As Kate, the matriarch of the Keller clan who teeters between the fragility of loss and the persuasive strength of denial, Emilia Sargent has outdone herself.  Just when you think you’ve seen Ms. Sargent’s best work, she ups it a notch and gives you even gutsier, more thrilling work than you can imagine. When reality inevitably comes collapsing down on Kate, she falls to the ground in an avalanche of heartache and sorrow.  And we believe every moment of hers, not just the gut-punching ferocity of her refusing to surrender to the crushing truth but in the little moments, the details.  At one point, Joe’s suspenders have moved out of place and she, his loving wife, fixes it for him.  These are the moments that matter, that connect them, so that the ending carries that much more weight. Ms. Sargent is a renowned acting instructor in our area, but her best classroom may be here, on the stage, watching this performance: So real, so incredibly vulnerable, wounded and yet formidable as her world, like the pilots killed by her husband and like her son lost in war, crashes.

There was never a doubt that Ned Averill-Snell would shine as Joe Keller.  He’s the perfect Arthur Miller flawed everyman.  He was born to play these types of parts, as anyone who saw his impeccable work as Eddie Carbone in Tampa Rep’s A View from the Bridge years ago can attest. He’s equally brilliant here, so in the moment and so connected with the playwright’s words that we understand his plight, even though we are also horrified by it.  “A father is a father!” he screams out at one point, and then stops himself.  We understand his pure love for his son and his survival instincts; lying to himself proves way too easy for him.  He’s a master at self-preservation, but in not facing the truth of his deeds, he’s also that rare breed: A likable, successful loser. (Like Willy Loman, Joe Keller thinks that being liked is of central importance in life.) He may win in business and in the lying game, but he fails in the morality department and, eventually, loses it all, especially his family that he was ironically trying to protect all along (or so he says).  Mr. Averill-Snell leads this cast in a performance that knots your stomach and doesn’t let go.  His battle with his son, Chris, at the end of Act 2 ranks with some of the most powerful scenes you are likely to experience.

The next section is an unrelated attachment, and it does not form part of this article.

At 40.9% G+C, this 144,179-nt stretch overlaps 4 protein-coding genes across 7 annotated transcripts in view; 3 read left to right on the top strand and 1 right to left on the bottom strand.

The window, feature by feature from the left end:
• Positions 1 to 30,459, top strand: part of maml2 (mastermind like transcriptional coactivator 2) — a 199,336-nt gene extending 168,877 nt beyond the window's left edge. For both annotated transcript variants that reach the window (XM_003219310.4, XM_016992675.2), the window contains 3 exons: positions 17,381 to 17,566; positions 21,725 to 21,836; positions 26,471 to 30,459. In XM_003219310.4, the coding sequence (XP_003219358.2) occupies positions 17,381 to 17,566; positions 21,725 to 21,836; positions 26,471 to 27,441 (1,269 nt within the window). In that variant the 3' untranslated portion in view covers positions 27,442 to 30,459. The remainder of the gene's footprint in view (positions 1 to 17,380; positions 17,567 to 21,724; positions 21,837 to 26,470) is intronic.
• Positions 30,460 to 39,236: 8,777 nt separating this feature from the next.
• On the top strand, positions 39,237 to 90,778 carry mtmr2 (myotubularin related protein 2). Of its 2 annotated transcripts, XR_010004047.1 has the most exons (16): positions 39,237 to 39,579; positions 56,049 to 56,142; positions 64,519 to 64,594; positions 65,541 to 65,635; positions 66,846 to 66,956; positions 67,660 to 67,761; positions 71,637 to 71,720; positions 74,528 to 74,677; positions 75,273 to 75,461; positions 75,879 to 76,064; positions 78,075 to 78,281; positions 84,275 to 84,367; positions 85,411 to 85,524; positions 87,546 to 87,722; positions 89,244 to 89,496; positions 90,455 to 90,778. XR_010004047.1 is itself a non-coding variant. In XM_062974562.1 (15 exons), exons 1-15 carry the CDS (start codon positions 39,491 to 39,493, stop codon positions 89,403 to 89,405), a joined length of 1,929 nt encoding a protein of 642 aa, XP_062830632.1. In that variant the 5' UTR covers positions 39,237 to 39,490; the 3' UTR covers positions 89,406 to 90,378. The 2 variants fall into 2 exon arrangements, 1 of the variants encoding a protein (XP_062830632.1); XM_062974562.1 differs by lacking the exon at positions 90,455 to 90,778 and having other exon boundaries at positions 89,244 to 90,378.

Last but far from least, Harrison Baxley comes into his own as a leading man in the role of Chris, whose arch we follow throughout the play.  I like how Mr. Baxley takes his time and doesn’t play the large emotional moments too soon (the entire cast are aces at this).  His journey is our journey--from the awkward child-like way he expresses his love for Ann in Act 1 to his finally becoming a man when confronting his father at the end of Act 2.  He’s so likable, so grounded, that we see what the community sees in him--a 20th Century Lot, perhaps the one moral man in this amoral world.  This is Mr. Baxley's last performance before he leaves our area for graduate school, and what a swan song!

This production of ALL MY SONS wins in all fronts. Steven K. Mitchell’s wondrous set design doesn’t overwhelm the intimate theater but allows the actors the room to grow, wither and showcase some of the best-written roles of all-time.  Jayce Bertucelli’s lighting underscores important moments but doesn’t engulf. Meli Mossey’s costumes emphasize the characters’ personalities (Ann’s golden dress; George’s black coat and hat) and are appropriate for the post-War 1940s. I appreciate the use of vintage newspapers in the opening scene, and the sound design certainly works. The use of the song “Such Great Heights” at the start is certainly effective, but the show is so strong that it doesn’t actually need it (it may seem like piling on).

Best of all is Christopher Marshall’s outstanding direction.  The pace is perfect--not once did I think of glancing at a watch, or what I wanted for dinner, or whatever we do when our mind strays, which sometimes can happen with lesser works. From the opening crashing sound of airplanes to the final embrace of two of the characters, we have doubled-down in the story 100%. He has guided a cast that gives these words meaning and that guts us, the audience, with the power of their performances.

The show ends its run on June 18th, which also happens to be Father’s Day.  ALL MY SONS with its father-son dramatics centering on the moral failures of the dad may be a peculiar Father’s Day present.  But with this top-tiered cast and this spot-on production, there may be no greater gift. 

Photo Credit: Ashley Emrick